ENCOURAGEMENT TO THE
EXILE, AND FROM
1. me--the God of your fathers.
ye . . . follow after righteousness--the godly portion
of the nation;
"Ye follow righteousness," seek it therefore from Me, who "bring it
near," and that a righteousness "not about to be abolished"
(Isa 51:6, 7);
look to Abraham, your father
as a sample of how righteousness before Me is to be obtained; I, the
same God who blessed him, will bless you at last
therefore trust in Me, and fear not man's opposition
(Isa 51:7, 8, 12, 13).
The mistake of the Jews, heretofore, has been, not in that they
"followed after righteousness," but in that they followed it "by the
works of the law," instead of "by faith," as Abraham did
(Ro 9:31, 32; 10:3, 4; 4:2-5).
hole of . . . pit--The idea is not, as it is often quoted, the
inculcation of humility, by reminding men of the fallen state from which
they have been taken, but that as Abraham, the quarry, as it were
whence their nation was hewn, had been called out of a strange land to
the inheritance of Canaan, and blessed by God, the same God is able to
deliver and restore them also (compare
2. alone--translate, "I called him when he was but one"
The argument is: the same God who had so blessed "one" individual, as
to become a mighty nation
(Ge 12:1; 22:7),
can also increase and bless the small remnant of Israel, both that left
in the Babylonish captivity, and that left in the present and latter
(Isa 13:8, 9).
3. For--See for the argument,
the garden of the Lord--restoration of the primeval paradise
melody--Hebrew, "psalm." God's praises shall again be heard.
4. my people--the Jews. This reading is better than that of
GESENIUS: "O peoples . . . nations,"
namely, the Gentiles. The Jews are called on to hear and rejoice in the
extension of the true religion to the nations; for, at the first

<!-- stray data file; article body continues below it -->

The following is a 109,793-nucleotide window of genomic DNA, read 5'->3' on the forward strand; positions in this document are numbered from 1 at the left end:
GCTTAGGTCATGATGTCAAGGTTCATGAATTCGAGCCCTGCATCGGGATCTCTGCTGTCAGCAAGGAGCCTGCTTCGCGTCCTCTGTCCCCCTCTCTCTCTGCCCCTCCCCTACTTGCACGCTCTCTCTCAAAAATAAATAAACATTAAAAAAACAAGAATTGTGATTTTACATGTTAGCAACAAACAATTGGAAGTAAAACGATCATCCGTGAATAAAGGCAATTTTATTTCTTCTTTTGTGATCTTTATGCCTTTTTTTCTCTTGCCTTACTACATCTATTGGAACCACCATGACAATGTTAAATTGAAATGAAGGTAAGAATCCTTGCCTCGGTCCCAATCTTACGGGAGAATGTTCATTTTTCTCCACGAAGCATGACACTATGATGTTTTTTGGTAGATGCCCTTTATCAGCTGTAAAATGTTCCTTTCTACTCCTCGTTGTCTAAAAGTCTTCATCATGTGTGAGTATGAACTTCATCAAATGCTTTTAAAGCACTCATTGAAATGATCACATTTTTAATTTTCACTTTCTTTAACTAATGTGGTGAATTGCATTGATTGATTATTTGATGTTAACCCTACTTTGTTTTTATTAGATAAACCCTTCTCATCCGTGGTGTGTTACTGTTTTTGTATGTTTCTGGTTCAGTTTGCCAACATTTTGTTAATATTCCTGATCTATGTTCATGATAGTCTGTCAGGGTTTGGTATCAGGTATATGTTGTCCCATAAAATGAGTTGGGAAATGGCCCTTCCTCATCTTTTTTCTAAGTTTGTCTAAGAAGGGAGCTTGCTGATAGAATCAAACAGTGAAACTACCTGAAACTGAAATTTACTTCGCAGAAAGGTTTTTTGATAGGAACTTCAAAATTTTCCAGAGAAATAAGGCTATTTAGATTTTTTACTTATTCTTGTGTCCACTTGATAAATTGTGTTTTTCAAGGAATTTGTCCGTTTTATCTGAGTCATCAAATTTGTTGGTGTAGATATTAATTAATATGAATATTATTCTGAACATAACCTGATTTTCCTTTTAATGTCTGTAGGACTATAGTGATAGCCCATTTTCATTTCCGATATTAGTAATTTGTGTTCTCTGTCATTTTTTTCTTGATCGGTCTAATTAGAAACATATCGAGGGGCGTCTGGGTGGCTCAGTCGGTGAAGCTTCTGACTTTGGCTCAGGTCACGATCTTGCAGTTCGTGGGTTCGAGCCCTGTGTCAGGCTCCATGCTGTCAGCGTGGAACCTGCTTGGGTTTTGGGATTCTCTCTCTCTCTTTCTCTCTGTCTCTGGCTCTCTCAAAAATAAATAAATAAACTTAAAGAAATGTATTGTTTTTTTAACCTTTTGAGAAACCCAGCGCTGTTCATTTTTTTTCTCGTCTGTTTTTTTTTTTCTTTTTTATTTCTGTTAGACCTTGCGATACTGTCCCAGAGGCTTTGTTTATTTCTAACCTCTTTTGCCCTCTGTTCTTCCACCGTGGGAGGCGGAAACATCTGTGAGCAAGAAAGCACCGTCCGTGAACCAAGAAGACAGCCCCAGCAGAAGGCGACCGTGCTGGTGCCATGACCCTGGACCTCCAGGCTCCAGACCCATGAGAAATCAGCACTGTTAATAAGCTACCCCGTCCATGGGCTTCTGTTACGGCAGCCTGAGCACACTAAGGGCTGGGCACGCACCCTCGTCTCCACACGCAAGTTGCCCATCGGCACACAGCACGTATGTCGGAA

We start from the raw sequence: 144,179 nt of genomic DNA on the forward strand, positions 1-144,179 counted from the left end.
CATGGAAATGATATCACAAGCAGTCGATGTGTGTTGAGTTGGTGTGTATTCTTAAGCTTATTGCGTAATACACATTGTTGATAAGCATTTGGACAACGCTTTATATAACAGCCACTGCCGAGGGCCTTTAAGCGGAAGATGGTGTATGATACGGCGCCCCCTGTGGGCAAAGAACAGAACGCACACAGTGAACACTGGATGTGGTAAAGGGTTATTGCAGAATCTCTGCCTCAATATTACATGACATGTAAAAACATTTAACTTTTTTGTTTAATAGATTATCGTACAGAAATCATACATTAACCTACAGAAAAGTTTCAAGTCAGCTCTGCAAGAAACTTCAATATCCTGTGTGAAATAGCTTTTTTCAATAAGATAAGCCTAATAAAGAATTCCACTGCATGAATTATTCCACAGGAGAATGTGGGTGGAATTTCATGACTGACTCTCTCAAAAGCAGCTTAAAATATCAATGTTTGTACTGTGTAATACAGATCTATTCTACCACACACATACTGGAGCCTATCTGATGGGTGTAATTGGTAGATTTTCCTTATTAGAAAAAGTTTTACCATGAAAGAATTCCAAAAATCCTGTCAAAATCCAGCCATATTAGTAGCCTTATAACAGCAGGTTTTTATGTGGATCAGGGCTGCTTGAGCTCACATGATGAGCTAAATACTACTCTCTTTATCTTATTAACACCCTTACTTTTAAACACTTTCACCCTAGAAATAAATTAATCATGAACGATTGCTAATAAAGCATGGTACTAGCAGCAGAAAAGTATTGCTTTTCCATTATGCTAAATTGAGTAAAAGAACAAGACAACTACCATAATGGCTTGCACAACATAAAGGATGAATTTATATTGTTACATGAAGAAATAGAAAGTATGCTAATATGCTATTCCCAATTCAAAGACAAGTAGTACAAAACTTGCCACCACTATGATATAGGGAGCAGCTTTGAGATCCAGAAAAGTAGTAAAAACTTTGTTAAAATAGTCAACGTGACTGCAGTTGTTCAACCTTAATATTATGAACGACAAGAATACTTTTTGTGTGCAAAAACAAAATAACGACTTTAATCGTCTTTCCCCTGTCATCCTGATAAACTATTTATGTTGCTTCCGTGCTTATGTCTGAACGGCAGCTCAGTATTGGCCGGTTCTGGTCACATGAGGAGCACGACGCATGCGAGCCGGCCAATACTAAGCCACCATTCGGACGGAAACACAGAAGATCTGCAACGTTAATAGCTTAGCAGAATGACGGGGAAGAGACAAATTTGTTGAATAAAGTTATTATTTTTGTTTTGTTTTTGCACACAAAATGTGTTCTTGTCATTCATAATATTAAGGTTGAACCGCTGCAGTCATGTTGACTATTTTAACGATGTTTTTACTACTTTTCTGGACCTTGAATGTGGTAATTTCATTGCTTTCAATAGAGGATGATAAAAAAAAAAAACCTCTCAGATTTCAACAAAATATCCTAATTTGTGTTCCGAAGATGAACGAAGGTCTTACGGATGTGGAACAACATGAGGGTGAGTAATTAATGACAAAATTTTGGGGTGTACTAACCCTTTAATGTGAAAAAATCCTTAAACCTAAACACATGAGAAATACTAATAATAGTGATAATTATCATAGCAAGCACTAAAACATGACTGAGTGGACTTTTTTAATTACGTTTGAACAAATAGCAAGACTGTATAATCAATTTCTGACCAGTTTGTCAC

preaching of the Gospel, as in the final age to come, it was from
Jerusalem that the gospel law was, and is, to go forth
law . . . judgment--the gospel dispensation and
make . . . to rest--establish firmly; found.
5. righteousness . . . near--that is, faithful fulfilment of the
promised deliverance, answering to "salvation" in the parallel clause
(Isa 46:13; 56:1;
Ro 10:8, 9).
Ye follow after "righteousness"; seek it therefore, from Me, and you
will not have far to go for it
arms--put for Himself; I by My might.
(Isa 2:3, 4;
"the power of God unto (the Gentiles as well as the Jews)
(Isa 40:6, 8;
Heb 1:11, 12).
vanish away--literally, "shall be torn asunder," as a garment
[MAURER]; which accords with the context.
in like manner--But GESENIUS,
"Like a gnat"; like the smallest and
vilest insect. JEROME
translates, as English Version, and infers
that "in like manner" as man, the heavens (that is, the sky) and earth
are not to be annihilated, but changed for the better
righteousness--My faithfully fulfilled promise
7. know righteousness--(See on
8. (See on
Not that the moth eats men up, but they shall be destroyed by as
insignificant instrumentality as the moth that eats a garment.
9. Impassioned prayer of the exiled Jews.
Rahab--poetical name for Egypt
dragon--Hebrew, tannin. The crocodile, an emblem of
Egypt, as represented on coins struck after the conquest of Egypt by
Augustus; or rather here, "its king," Pharaoh (see on
Ps 74:13, 14;
10. it--the arm.
Art not Thou the same Almighty power that . . . ? dried the sea--the
Therefore--assurance of faith; or else the answer of Jehovah
corresponding to their prayer. As surely as God redeemed Israel out of
Egypt, He shall redeem them from Babylon, both the literal in the age
following, and mystical in the last ages
(Re 18:20, 21).
There shall be a second exodus
(Isa 11:11-16; 27:12, 13).
singing--image from the custom of singing on a journey when a caravan
is passing along the extended plains in the East.